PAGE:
4. Gather the results for a set of trials.
Each step of the probabilistic decline curve analysis method in Figure 1 (below) is briefly described below.

Step DCA1: Gather Rate-Time Data

Acquire gas production rate as a function of time. Remove significant shut-in periods so rate-time data represents continuous production.

Step DCA2: Select a DCA Model and Specify Input Parameter Distributions

The number of input parameters depends on the DCA model chosen. The SEDM model requires three parameters, and the RLNT model requires two parameters. Model input parameters are determined from sampling a distribution of parameters. Parameter distributions may be either uniform or triangle distributions.

Step DCA3: Specify Constraints

Available rate-time production history is used to decide which DCA trials are acceptable. Every DCA model run that uses a complete set of model input parameters constitutes a trial. The results of each trial are then compared to user-specified criteria. One key criterion is the objective function. The objective function quantifies the quality of the match by comparing the difference between model rates and observed rates. Objective functions with smaller values are considered better matches than objective functions with larger values.

Step DCA4: Generate Forecast of Performance Results

We obtain forecasts by running the DCA model. The number of trials is specified by the analyst.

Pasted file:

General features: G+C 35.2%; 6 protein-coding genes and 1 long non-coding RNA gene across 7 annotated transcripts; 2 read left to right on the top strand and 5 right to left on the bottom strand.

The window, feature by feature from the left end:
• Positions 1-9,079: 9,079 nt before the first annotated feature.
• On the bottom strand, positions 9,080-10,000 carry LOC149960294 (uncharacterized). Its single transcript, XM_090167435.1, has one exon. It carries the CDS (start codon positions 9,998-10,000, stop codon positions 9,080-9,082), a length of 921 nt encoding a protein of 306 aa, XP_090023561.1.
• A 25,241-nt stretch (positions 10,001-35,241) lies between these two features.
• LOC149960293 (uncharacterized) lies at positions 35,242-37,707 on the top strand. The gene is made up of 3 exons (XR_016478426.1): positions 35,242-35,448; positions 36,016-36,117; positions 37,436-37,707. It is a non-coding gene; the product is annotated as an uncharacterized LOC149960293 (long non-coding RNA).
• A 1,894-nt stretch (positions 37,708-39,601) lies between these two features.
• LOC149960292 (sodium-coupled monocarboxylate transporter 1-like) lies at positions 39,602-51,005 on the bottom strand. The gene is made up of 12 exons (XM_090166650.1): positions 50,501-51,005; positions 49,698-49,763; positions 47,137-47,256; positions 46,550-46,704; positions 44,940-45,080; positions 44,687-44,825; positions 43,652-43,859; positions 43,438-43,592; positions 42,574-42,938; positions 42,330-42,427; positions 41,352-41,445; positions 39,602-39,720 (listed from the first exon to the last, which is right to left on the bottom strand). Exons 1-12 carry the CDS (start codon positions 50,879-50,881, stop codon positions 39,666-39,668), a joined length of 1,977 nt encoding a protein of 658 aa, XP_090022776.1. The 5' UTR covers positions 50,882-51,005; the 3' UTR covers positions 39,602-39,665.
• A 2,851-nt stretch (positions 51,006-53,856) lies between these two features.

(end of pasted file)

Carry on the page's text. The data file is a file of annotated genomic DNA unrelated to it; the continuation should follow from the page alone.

Step DCA5: Determine Subset of Acceptable Trials

The trials generated in Step DCA4 are compared to the criteria specified in Step DCA3. Each trial that satisfies the user-specified criteria is included in a subset of acceptable trials.

Step DCA6: Generate Distribution of Performance Results

The distribution of EUR values for the subset of acceptable trials is analyzed and the 10th (PC10), 50th (PC50), and 90th (PC90) percentiles are determined.

Illustrative Applications

The workflow in Figure 1 (below) is illustrated using rate-time date for gas production from a Woodford shale gas well, and two Barnett shale gas wells.

End of Part 1

Part 2 of John Fanchi’s Forecasting Shale Gas Recovery Using Monte Carlo Analysis is available here.

John R. Fanchi is holder of the Matthews Chair of Petroleum Engineering at TCU. Recent books include Energy in the 21st Century, 2nd Edition (with C.J. Fanchi, World Scientific, 2011) and Integrated Reservoir Asset Management (Elsevier, 2010). He co-edited Volume 1 of the SPE Petroleum Engineering Handbook (L.W. Lake edition, SPE, 2006). More of Fanchi's work can be found here.

References
Arps, J.J., 1945. Analysis of Decline Curves. Paper SPE 945228-G. Trans. AIME, Volume 160, 228-247.

Fanchi, J.R., 2010. Integrated Reservoir Asset Management. Elsevier-Gulf Professional Publishing, Burlington, Massachusetts.

Fanchi, J.R., 2011a. Flow Modeling Workflow: I. Green Fields, Journal of Petroleum Science and Engineering Volume 79, 54–57.

Fanchi, J.R., 2011b. Flow Modeling Workflow: II. Brown Fields, Journal of Petroleum Science and Engineering Volume 79, 58–63.

Johnston, D.C., 2006. Stretched Exponential Relaxation Arising from a Continuous Sum of Exponential Decays. Physical Review B 74: 184430.

Lee, W.J., 2009. Reserves in Nontraditional Reservoirs: How Can We Account for Them? SPE Economics and Management (October) 11-18.

Phillips, J.C., 1996. Stretched Exponential Relaxation in Molecular and Electronic Glasses. Reports of Progress in Physics 59, 1133 – 1207.

Valkó, P.P. and W.J. Lee, 2010. A Better Way to Forecast Production from Unconventional Gas Wells. Paper SPE 134231. Society of Petroleum Engineers, Richardson, Texas.